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Third Lung Frequently Asked Questions

General What is the advantage of Direct Drive surface supplied air unit?
  The Third Lung 275, 325 and the 460 look a lot alike. What are the differences?
  Hooka diving looks like snorkeling. Do I need to be trained?
  What about diving wrecks or in kelp?
  Is it hard to pull a Third Lung along the surface while diving?
  Will a Third Lung flip over?
  What happens if the engine stops?
  How long are the hoses?
  Why do you use a common 60-foot hose and then give each diver a 20-foot hose? Why not give each diver an 80-foot hose instead?
  Why do you say that divers can descend "from 45 to 75 feet"? Why the range?
  Those little SCUBA bottles used in the egress system seem expensive. Why can't I just use a surface reserve tank attached to the Third Lung?
  Why don't I see more Third Lungs around?
Operation Why doesn't the Third Lung have an intake filter?
  How do you keep the exhaust fumes out of the engine?
  How much maintenance is required on a Third Lung?
  I've heard that only a few compressors are designed for diving and that most are for construction purposes. Is your compressor designed for construction or diving?
  Why do you use plastic swivel fittings instead of metal fittings? Won't these break?
  Can the cases on your 275-DD and the 325-DD Third Lungs stand up to the temperatures, UV exposure, and possible rough treatment that one might expect on a boat?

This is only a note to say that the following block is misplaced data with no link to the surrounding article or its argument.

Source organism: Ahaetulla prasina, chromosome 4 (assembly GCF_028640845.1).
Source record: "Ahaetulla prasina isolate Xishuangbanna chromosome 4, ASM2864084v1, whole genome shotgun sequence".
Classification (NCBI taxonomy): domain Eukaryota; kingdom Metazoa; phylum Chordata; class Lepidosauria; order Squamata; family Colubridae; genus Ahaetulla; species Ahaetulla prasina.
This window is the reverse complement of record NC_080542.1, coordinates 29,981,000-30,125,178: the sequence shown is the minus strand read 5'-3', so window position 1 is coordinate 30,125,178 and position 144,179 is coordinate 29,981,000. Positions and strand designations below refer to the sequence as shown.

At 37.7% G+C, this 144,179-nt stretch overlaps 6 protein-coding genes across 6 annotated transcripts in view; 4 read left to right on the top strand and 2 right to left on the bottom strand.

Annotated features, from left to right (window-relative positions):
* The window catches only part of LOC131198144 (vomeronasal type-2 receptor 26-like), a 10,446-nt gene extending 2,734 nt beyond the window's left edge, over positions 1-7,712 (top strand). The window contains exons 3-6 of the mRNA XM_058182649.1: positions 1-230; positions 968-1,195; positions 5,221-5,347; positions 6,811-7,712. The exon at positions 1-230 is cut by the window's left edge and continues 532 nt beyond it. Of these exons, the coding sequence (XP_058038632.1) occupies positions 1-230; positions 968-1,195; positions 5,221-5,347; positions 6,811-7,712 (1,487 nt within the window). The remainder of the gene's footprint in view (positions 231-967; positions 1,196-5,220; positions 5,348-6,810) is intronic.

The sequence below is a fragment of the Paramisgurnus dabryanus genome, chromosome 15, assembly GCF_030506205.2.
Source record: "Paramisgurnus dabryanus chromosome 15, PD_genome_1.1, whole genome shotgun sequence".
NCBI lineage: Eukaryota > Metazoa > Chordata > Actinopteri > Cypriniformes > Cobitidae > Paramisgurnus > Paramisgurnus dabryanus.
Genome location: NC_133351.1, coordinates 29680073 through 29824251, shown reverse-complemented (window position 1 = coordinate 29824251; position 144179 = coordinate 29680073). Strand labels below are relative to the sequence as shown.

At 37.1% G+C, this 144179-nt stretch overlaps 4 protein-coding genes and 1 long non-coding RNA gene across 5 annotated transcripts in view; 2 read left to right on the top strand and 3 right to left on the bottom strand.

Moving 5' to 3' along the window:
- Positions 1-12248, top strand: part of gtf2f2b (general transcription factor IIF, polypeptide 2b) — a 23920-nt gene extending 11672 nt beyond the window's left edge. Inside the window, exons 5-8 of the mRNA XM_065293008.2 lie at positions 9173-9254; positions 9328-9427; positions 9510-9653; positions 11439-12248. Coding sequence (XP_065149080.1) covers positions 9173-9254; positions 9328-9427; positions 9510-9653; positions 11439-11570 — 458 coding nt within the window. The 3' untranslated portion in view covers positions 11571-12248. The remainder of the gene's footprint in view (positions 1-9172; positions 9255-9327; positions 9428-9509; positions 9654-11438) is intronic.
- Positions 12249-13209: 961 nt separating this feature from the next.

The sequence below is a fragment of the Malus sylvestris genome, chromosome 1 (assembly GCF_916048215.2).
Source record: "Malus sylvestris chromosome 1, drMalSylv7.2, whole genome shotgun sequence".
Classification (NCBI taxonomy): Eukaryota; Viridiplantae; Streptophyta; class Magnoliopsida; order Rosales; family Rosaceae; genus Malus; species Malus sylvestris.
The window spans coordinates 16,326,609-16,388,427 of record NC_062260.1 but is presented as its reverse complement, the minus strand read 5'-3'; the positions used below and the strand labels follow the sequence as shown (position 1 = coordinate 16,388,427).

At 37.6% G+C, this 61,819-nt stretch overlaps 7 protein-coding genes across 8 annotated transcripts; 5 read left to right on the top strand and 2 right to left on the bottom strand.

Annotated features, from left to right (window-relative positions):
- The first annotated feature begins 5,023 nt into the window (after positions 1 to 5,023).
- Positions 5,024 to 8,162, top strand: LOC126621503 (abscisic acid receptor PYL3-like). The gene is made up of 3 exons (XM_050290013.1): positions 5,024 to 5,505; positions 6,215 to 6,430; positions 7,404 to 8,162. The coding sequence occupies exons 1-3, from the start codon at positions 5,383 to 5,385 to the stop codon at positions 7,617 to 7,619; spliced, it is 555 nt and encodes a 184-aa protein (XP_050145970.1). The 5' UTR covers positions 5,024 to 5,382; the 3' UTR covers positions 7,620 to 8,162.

I'm concerned about room on my boat. How much space and weight does a Third Lung take up when stored?
Frequently Asked Questions | General Questions
 

What is the advantage of Direct Drive surface supplied air unit?


In compressor design, simple is better. The Third Lung Direct Drive units don't have belts and pulleys. Fewer components mean even fewer maintenance concerns. More importantly, the Direct Drive compressor can handle high RPM's and produce more air. Our older compressors had to be stepped down by way of a pulley, as they handled only half the rpm's that the engine generated. The result is a unit that can provide an extended operating depth for multiple divers.

 

The Third Lung 275, 325 and the 460 look a lot alike. What are the differences?


The 275, 325 and the 460 Direct Drive Third Lungs use different compressors and/or engines and have differing number of diver sets. (A set is the maximum number of divers that can descend to the deepest operating depth.) The 275-DD is a single piston system on a 2.5 hp Honda that can support 2 divers from 45 to 75 feet. Its main advantage is that it's only 32 pounds-- about the same weight as a single tank SCUBA rig. If the divers must carry a system over a great distance to get to their entry point, the 275-DD would be very attractive.

The more active hooka diver would be well advised to select the 4.0 hp Honda offered with the 325-DD. The 275-DD's 2.5 hp Honda engine is working at full capacity during a dive. A complete overhaul can be anticipated after 200 to 300 hours of operation. For many recreational divers, this number represents years of use; to some, a single season. The 325-DD has the same single piston system that the 275-DD has but is mounted on a 4 hp Honda engine. Like the 275-DD, it can support 2 divers from 45 to 75 feet. The 325-DD comes standard with setups for three divers (estimated depths for three divers is 15 to 30 feet.) It weighs 48 pounds. The advantage of the 4 hp engine over the smaller 2.5 hp engine is the 4 hp is actually quieter and works less hard, resulting in less engine maintenance and repair. Overhaul is anticipated from 500 to 800 hours of operation. The 325-DD is a good choice for the more active recreational diver.